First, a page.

Debt Growth Down But Level Still High
Source: FactSet, Federal Reserve, Ned Davis Research, Inc.(Further distribution prohibited without prior permission. Copyright 2013 © Ned Davis Research, Inc. All rights reserved.), as of June 30, 2013.
For now, as you can see below, the cost of servicing this debt remains fairly low; but it's worth contemplating what this cost curve will look like as rates begin to go up; especially if debt growth is not reined in further.
Debt Servicing Costs Low … For Now
Source: FactSet, Federal Reserve, Ned Davis Research, Inc. (Further distribution prohibited without prior permission. Copyright 2013 © Ned Davis Research, Inc. All rights reserved.), US Department of Treasury, as of June 30, 2013. Debt Servicing Cost = interest payments made on outstanding federal divided by total government expenditures.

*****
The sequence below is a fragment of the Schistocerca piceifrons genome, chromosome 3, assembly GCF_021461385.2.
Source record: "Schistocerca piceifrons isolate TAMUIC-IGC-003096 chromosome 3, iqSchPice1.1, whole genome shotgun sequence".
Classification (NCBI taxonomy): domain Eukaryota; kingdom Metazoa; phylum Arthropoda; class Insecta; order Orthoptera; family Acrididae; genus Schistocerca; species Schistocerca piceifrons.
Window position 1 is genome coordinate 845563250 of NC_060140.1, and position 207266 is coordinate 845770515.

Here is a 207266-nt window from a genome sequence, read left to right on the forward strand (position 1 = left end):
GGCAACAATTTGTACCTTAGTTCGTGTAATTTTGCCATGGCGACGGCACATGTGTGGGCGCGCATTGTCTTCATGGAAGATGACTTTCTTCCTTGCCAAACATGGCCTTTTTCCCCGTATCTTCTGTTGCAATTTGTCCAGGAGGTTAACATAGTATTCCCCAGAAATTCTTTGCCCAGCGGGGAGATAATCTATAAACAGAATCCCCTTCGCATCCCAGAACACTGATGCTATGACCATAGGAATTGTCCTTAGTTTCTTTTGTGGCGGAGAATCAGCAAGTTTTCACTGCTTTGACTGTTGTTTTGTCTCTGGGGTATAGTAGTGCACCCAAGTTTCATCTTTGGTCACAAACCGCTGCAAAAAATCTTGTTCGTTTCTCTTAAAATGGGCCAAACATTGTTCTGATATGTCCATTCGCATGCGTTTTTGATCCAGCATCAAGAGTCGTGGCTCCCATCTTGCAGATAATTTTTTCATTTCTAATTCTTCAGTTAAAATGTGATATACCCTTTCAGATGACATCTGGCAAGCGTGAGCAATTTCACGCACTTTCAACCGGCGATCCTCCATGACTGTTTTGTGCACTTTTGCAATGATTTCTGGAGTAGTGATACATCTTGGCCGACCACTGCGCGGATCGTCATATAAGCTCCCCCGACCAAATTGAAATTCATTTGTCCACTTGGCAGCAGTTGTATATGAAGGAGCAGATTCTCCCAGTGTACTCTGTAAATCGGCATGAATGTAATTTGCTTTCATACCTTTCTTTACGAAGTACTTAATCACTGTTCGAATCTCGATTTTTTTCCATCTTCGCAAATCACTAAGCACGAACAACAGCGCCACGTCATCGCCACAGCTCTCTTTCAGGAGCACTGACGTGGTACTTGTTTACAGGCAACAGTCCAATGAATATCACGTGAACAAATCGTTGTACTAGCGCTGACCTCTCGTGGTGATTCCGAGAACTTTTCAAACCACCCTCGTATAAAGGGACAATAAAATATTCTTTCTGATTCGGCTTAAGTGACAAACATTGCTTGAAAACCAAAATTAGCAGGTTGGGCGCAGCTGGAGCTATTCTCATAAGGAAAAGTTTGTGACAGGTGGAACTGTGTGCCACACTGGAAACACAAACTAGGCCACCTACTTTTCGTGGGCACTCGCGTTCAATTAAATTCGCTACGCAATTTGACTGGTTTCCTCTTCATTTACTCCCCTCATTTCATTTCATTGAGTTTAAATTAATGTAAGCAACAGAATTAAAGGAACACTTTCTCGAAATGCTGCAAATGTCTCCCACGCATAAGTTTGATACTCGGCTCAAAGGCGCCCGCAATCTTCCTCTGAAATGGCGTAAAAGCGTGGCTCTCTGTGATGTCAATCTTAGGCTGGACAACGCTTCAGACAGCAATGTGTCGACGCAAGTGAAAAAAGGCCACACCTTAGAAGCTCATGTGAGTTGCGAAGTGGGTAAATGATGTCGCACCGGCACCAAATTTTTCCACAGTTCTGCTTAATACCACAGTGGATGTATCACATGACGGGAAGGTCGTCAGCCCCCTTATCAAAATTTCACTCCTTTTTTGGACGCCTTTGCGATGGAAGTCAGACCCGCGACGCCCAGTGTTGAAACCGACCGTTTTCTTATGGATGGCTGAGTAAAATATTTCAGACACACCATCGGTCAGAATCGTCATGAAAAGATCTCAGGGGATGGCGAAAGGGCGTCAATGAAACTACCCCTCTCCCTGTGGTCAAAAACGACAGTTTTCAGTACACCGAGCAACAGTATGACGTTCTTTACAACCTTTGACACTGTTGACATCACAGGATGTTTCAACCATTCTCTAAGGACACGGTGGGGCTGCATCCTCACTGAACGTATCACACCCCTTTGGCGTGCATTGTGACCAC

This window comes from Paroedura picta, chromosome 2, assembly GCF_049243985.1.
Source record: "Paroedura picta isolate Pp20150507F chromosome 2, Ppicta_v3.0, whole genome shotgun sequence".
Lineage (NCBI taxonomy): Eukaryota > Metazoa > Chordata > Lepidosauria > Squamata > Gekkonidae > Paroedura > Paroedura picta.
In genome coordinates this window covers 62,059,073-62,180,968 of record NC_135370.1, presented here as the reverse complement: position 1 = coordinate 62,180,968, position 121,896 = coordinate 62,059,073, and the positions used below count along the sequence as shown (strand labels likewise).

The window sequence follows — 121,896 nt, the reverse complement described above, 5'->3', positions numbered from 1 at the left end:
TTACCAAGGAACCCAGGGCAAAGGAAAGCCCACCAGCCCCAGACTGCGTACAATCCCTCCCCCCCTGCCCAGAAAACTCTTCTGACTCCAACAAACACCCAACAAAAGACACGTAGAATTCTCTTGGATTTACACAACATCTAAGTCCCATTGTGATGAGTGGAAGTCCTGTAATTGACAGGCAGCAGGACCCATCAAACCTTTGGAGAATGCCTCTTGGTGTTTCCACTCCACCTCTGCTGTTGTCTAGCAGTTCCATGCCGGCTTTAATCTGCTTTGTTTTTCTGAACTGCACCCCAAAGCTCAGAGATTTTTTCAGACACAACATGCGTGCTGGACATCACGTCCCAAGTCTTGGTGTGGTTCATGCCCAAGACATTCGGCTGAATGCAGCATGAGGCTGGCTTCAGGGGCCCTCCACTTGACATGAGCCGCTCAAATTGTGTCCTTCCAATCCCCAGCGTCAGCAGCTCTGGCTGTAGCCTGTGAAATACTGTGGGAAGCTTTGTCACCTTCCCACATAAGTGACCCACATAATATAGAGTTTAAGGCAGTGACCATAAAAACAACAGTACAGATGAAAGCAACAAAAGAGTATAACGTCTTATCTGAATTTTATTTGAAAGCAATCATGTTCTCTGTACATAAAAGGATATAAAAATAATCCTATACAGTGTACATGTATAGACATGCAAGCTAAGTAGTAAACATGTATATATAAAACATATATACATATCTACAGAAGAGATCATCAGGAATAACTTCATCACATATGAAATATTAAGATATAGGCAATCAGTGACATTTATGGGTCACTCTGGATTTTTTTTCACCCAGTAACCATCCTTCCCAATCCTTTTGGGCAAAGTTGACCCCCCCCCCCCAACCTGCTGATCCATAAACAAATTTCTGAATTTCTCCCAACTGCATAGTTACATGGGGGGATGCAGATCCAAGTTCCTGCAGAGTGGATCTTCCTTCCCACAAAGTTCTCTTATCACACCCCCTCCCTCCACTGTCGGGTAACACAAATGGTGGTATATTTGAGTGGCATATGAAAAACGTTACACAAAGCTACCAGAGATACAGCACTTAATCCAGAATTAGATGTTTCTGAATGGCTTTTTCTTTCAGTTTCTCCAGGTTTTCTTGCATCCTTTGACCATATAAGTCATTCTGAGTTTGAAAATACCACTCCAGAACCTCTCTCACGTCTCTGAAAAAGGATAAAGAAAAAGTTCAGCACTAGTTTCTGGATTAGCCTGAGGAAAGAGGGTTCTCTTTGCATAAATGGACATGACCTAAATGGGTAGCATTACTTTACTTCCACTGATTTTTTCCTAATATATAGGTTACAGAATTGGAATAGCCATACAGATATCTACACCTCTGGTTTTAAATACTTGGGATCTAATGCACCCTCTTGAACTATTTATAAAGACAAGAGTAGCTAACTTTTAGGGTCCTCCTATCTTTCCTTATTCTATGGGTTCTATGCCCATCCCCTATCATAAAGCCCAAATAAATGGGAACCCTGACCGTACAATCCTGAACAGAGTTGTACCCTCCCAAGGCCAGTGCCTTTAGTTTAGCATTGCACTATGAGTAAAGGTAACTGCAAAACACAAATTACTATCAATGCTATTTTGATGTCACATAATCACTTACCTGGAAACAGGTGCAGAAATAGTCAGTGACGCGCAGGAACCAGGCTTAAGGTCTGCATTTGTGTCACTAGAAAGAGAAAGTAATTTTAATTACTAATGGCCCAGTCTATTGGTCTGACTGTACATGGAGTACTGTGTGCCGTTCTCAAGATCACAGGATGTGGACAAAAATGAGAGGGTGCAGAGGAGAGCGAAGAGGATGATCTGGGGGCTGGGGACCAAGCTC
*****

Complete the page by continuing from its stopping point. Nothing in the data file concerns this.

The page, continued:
Objective analysis vs. political leanings
Most observant readers and listeners know I lean fiscally conservative; but I'll try to keep my views on spending vs. taxes relatively objective. The reality is, we probably don't continue to make significant dents in our long-term debt problem without movement on both, but as you can see below, relative to the post-World War II averages, government spending remains well above the "norm," even with the recent decline. Conversely, the spike in taxes over the past year has taken them as a percentage of GDP to well above the "norm."
Taxes Up More Than Spending's Down
Source: FactSet, Ned Davis Research, Inc. (Further distribution prohibited without prior permission. Copyright 2013 © Ned Davis Research, Inc. All rights reserved.), as of June 30, 2013.